Article

Journal of the Association for Research in Otolaryngology

, Volume 9, Issue 2, pp 252-259

First online:

Age-related Effects on Word Recognition: Reliance on Cognitive Control Systems with Structural Declines in Speech-responsive Cortex

  • Mark A. EckertAffiliated withDepartment of Otolaryngology–Head and Neck Surgery, Medical University of South Carolina Email author 
  • , Adam WalczakAffiliated withDepartment of Otolaryngology–Head and Neck Surgery, Medical University of South Carolina
  • , Jayne AhlstromAffiliated withDepartment of Otolaryngology–Head and Neck Surgery, Medical University of South Carolina
  • , Stewart DenslowAffiliated withDepartment of Otolaryngology–Head and Neck Surgery, Medical University of South Carolina
  • , Amy HorwitzAffiliated withDepartment of Otolaryngology–Head and Neck Surgery, Medical University of South Carolina
  • , Judy R. DubnoAffiliated withDepartment of Otolaryngology–Head and Neck Surgery, Medical University of South Carolina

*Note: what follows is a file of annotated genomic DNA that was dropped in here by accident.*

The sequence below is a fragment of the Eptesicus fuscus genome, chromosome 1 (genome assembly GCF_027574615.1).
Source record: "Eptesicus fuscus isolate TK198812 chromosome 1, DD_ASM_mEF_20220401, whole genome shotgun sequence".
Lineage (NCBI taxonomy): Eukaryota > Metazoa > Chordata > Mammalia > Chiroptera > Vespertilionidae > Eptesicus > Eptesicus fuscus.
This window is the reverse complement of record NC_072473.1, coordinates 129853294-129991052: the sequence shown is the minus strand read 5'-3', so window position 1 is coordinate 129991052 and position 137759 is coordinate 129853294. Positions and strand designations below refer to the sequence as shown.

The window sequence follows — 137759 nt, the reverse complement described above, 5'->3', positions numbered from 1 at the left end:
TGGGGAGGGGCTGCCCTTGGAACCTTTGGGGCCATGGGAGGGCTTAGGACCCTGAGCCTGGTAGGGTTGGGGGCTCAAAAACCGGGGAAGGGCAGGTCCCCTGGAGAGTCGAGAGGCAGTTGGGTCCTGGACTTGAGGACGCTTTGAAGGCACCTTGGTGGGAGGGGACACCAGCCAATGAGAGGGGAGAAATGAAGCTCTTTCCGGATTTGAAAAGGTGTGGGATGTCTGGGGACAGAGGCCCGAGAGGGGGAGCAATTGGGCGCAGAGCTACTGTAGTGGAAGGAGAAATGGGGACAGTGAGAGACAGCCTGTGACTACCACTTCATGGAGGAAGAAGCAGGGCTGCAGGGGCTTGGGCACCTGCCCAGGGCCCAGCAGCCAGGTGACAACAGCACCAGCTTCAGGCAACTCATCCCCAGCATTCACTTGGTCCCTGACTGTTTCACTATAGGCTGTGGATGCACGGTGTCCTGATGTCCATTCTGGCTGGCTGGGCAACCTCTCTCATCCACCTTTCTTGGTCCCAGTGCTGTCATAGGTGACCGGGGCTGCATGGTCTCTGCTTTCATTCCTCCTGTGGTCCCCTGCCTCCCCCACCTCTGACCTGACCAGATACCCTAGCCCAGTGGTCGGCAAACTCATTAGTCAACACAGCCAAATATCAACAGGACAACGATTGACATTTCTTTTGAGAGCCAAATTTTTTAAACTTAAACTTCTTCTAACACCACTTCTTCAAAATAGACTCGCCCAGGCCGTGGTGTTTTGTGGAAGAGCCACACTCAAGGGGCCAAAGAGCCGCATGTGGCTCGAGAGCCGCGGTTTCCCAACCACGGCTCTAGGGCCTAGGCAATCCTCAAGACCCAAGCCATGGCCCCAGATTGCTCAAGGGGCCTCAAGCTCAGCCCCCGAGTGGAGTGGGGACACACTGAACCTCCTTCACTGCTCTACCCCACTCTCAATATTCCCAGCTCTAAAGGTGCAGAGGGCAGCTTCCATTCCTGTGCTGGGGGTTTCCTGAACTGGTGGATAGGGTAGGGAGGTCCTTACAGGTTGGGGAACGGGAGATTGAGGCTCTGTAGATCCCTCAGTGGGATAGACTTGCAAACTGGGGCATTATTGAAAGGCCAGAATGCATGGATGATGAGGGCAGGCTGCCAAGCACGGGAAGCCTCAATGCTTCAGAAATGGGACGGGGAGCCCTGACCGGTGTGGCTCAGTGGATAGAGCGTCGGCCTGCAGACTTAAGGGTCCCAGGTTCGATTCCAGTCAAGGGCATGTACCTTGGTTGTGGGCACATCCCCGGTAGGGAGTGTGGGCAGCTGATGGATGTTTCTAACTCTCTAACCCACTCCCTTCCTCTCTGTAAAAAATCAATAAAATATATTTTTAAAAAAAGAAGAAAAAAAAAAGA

Abstract

Speech recognition can be difficult and effortful for older adults, even for those with normal hearing. Declining frontal lobe cognitive control has been hypothesized to cause age-related speech recognition problems. This study examined age-related changes in frontal lobe function for 15 clinically normal hearing adults (21–75 years) when they performed a word recognition task that was made challenging by decreasing word intelligibility. Although there were no age-related changes in word recognition, there were age-related changes in the degree of activity within left middle frontal gyrus (MFG) and anterior cingulate (ACC) regions during word recognition. Older adults engaged left MFG and ACC regions when words were most intelligible compared to younger adults who engaged these regions when words were least intelligible. Declining gray matter volume within temporal lobe regions responsive to word intelligibility significantly predicted left MFG activity, even after controlling for total gray matter volume, suggesting that declining structural integrity of brain regions responsive to speech leads to the recruitment of frontal regions when words are easily understood.

Keywords

aging word recognition speech attention fMRI voxel-based morphometry middle frontal gyrus anterior cingulate superior temporal gyrus